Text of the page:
Is Israel facing a holocaust?

“I think it’s possible to stop this holocaust, these threats. The situation is identical to 1938, in that an extreme ideology is present that is arming itself with weapons, with the declared attempt of destroying a significant portion of the Jewish people. The situation is different, in that there is a State of Israel that can and must elicit international pressure, and also because there is [now] a historic perspective. When [U.S. Secretary of State] Condoleezza Rice said that we are not in 1938, she was not referring to a change in the intention to destroy, but to the application of the historic lesson. On the contrary: Let us see the application, but it depends on actions carried out in the exhaustible time [that’s left].”

Netanyahu quoted the Mossad chief’s assessment that Iran will achieve nuclear capability within about three years. “That’s not a lot of time, 1,000 days,” the Likud leader said.

Aren’t you concerned that your talk of a holocaust will lead to demoralization and will encourage young Israelis to flee just in order to be saved?

“The right thing that generates hope is not repressing the threat, or blurring it and concealing it, but the readiness to face it and to muster the many forces we have, and to lead the world to understand and stand up against it. There is a future, there is the capacity to halt this, to stop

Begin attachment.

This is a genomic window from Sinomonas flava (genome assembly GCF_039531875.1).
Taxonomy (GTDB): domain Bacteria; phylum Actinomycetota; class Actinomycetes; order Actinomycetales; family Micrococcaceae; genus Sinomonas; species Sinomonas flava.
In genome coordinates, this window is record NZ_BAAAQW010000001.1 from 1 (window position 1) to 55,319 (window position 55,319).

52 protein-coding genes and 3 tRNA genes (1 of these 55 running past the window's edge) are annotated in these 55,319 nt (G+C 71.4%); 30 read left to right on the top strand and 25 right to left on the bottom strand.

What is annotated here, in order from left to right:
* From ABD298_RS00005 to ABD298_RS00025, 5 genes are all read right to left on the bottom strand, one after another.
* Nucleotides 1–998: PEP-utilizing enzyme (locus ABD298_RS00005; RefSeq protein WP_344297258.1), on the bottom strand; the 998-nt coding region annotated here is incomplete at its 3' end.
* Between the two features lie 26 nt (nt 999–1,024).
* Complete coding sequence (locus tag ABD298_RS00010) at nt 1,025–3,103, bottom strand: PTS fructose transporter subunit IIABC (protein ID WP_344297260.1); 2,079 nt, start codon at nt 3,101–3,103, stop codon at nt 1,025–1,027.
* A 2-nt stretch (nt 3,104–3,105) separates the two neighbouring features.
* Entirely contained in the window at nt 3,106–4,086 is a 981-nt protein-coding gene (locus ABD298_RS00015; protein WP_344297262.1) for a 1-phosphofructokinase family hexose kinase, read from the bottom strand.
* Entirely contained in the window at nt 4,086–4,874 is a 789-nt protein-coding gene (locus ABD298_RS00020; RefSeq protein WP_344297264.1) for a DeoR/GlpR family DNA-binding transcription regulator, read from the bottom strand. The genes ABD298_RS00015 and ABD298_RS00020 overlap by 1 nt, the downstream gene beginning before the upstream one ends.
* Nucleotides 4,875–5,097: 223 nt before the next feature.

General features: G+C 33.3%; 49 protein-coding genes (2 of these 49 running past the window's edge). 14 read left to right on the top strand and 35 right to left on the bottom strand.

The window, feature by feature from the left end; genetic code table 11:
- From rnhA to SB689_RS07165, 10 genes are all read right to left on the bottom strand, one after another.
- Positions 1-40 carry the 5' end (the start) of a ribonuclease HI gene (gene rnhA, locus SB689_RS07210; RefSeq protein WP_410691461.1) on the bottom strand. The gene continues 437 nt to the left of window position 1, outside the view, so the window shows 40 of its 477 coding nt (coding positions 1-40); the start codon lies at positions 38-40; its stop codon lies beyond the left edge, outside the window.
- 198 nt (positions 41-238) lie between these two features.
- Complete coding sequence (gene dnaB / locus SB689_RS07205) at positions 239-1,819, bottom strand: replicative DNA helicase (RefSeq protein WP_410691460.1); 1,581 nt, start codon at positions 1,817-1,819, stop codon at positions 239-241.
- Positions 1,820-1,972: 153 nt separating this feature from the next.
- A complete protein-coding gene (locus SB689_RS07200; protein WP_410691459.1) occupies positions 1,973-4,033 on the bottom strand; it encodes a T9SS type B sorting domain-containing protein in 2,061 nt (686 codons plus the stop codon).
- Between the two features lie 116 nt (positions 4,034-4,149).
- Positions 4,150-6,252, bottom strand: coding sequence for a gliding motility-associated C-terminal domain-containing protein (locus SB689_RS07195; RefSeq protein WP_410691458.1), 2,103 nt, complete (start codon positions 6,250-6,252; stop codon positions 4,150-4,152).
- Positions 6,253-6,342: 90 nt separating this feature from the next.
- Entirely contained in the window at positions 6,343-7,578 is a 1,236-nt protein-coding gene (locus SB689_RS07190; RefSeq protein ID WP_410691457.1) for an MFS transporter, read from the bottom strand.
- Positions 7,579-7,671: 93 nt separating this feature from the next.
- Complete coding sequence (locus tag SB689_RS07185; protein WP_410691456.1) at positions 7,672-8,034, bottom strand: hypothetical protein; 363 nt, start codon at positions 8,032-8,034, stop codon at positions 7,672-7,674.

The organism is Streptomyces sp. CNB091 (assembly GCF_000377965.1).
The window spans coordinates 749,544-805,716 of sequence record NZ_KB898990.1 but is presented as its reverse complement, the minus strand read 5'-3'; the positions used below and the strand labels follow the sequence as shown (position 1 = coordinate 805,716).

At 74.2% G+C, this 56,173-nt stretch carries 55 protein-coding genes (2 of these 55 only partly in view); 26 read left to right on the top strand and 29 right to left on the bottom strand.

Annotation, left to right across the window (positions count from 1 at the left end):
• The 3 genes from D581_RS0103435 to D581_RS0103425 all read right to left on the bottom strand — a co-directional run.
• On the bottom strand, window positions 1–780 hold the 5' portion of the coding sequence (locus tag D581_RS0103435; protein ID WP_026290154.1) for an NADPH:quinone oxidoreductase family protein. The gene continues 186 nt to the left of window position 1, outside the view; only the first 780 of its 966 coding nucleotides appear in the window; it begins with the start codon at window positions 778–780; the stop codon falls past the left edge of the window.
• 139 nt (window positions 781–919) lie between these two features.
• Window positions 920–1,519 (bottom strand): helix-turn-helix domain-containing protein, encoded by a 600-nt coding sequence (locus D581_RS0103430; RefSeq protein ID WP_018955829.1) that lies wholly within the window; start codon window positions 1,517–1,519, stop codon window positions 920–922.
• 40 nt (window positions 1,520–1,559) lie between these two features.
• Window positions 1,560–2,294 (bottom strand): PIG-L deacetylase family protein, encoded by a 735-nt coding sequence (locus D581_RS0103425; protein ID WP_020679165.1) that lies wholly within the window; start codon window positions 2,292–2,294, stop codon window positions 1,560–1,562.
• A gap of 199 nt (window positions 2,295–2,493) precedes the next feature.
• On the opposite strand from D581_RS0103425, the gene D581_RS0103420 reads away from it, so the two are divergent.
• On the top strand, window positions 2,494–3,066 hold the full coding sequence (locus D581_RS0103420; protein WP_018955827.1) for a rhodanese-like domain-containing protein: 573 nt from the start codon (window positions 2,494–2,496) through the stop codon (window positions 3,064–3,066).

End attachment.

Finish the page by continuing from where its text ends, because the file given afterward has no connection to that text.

Iran and, if necessary, to build a massive deterrence.”

Is the Olmert government doing enough?

“Unfortunately not. I would like to see a greater effort, and I said so to the prime minister. An all-out effort, which tries to use all the available tools to generate economic, political and public-relations pressure to isolate Iran, destabilize the regime or freeze the nuclear program. A master plan is needed, with the direct involvement of the prime minister.”

Netanyahu advocates significant investment in development of defense and deterrence methods. When he was prime minister, he increased the budget for that, and today notes that Israel “will be required over the coming decades to build capabilities of a much larger scope than what there is.” He said the necessary technology exists, and that if Israel continues along the
right economic path, it will be able to fund the development on its own.